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 (kə-do͞o′sĭ-tē, -dyo͞o′-)
1. The frailty of old age; senility.
2. The quality or state of being perishable; impermanence.

[French caducité, from caduc, frail, falling, from Latin cadūcus; see caducous.]


1. perishableness
2. senility
[C18: from French, from Latin cadūcus caducous]


(kəˈdu sɪ ti, -ˈdyu-)

1. senility.
2. transitoriness; fleetingness: the caducity of life.
[1760–1770; < French caducité]


decrepit old age; senility.
See also: Old Age
the condition of being perishable. — caducous, adj.
See also: Decaying
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The condition of being senile:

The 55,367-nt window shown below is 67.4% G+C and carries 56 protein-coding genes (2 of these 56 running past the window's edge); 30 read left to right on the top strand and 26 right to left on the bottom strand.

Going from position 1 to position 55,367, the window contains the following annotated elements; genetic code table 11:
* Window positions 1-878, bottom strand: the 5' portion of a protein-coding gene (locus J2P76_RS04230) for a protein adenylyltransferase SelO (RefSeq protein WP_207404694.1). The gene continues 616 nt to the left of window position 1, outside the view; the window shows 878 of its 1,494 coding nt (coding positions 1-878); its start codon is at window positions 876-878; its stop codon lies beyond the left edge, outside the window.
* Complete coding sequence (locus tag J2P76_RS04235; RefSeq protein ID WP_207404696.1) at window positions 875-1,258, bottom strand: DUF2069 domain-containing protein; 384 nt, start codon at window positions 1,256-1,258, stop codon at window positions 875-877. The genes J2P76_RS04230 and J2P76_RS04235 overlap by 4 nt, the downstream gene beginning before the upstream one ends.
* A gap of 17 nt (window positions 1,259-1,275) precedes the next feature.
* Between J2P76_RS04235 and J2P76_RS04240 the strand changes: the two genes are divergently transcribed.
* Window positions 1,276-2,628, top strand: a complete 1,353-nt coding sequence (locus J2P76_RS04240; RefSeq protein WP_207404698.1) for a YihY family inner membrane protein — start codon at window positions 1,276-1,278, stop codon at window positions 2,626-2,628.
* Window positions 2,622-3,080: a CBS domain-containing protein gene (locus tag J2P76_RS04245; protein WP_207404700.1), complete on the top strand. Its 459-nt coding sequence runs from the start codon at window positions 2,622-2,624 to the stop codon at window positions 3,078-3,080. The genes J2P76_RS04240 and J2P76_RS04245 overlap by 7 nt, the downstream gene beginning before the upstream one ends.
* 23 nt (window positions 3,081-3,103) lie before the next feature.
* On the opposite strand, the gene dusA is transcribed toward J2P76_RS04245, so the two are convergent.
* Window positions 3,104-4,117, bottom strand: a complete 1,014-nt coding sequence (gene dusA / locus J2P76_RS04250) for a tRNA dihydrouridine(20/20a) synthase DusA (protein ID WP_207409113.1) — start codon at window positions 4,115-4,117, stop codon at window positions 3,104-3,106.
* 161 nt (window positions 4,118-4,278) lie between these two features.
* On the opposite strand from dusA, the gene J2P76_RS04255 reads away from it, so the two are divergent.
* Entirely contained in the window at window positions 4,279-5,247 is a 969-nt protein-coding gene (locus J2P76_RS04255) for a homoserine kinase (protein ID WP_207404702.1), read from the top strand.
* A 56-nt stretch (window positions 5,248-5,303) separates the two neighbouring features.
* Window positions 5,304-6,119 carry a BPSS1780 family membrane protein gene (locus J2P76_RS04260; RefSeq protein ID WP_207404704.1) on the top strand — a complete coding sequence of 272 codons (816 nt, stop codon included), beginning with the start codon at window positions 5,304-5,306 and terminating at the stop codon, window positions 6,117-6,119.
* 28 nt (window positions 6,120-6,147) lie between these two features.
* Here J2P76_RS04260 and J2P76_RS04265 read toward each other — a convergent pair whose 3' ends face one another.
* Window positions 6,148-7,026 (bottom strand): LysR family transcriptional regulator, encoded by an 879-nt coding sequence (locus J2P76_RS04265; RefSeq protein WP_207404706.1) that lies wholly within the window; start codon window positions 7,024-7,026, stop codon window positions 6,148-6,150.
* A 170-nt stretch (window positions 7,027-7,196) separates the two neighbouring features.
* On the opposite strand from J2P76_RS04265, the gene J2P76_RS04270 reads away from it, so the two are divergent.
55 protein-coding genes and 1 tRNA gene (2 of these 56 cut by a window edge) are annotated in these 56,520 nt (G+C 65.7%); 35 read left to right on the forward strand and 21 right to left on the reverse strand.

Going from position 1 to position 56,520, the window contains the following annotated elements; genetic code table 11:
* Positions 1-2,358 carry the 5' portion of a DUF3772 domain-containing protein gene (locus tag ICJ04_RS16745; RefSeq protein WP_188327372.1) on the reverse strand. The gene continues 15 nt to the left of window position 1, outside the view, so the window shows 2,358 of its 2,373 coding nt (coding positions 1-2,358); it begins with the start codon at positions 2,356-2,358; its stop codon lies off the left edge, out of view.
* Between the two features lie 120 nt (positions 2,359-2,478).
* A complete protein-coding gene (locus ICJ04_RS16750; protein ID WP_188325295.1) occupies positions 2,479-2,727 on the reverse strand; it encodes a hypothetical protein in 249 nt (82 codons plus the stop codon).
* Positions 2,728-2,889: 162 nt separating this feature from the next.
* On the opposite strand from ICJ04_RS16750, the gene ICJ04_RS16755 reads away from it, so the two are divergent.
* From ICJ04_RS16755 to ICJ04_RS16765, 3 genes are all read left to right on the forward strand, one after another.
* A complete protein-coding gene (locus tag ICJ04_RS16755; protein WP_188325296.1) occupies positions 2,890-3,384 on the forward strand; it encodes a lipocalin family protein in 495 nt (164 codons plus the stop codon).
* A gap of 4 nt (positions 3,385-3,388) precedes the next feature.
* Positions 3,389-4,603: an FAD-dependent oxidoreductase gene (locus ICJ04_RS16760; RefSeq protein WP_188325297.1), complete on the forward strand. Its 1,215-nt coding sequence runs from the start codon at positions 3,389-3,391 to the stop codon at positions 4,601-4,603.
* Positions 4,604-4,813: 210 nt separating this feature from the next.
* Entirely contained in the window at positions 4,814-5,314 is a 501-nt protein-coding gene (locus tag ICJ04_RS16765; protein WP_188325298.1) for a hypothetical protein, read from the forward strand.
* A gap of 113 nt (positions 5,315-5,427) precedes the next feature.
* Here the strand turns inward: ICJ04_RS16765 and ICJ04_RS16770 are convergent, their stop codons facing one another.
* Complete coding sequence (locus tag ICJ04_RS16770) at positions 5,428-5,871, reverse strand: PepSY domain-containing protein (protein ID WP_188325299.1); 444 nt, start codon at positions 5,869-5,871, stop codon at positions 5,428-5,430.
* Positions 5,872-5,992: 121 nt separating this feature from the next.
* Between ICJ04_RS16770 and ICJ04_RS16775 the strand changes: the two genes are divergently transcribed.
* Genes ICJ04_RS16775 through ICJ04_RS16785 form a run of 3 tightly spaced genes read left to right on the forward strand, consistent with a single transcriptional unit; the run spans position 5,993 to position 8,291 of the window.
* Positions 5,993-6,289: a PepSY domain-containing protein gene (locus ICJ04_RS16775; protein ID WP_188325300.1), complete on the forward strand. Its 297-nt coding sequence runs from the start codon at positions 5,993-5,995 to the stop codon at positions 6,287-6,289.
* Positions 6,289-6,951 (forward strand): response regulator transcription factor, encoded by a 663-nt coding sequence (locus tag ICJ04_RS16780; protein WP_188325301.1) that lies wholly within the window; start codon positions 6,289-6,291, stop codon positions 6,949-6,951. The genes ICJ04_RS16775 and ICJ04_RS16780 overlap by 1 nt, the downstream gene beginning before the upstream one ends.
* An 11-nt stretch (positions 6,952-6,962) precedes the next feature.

References in periodicals archive ?
Thus, our starting point is to conduct a study on the tourism industry, more specifically on the tourist accommodation segment, given the importance of the tourism industry in current economies (according the World Tourism Organization-WTO, the contribution of tourism to the world economic activity was estimated as being around 5% in 2011, its contribution to the employment is estimated as being between 6% and 7% of the total number of jobs in the entire world, both direct and indirect jobs), an industry in which the quality cannot be managed as in the manufacturing industry (CAMISON; CRUZ; GONZALEZ, 2007), due to the special features of services in view of the products; intangibility, inseparability of production from consumption, labor intensity, heterogeneity, caducity, etc.
Caducity of idea about wave function collapse as well new views on Schrodinger's cat and quantum measurements.
Meanwhile, red the veins and rims of his eyes, he would keep the flat tidy, the mantelpiece loyal, despite the ineluctable caducity of existence.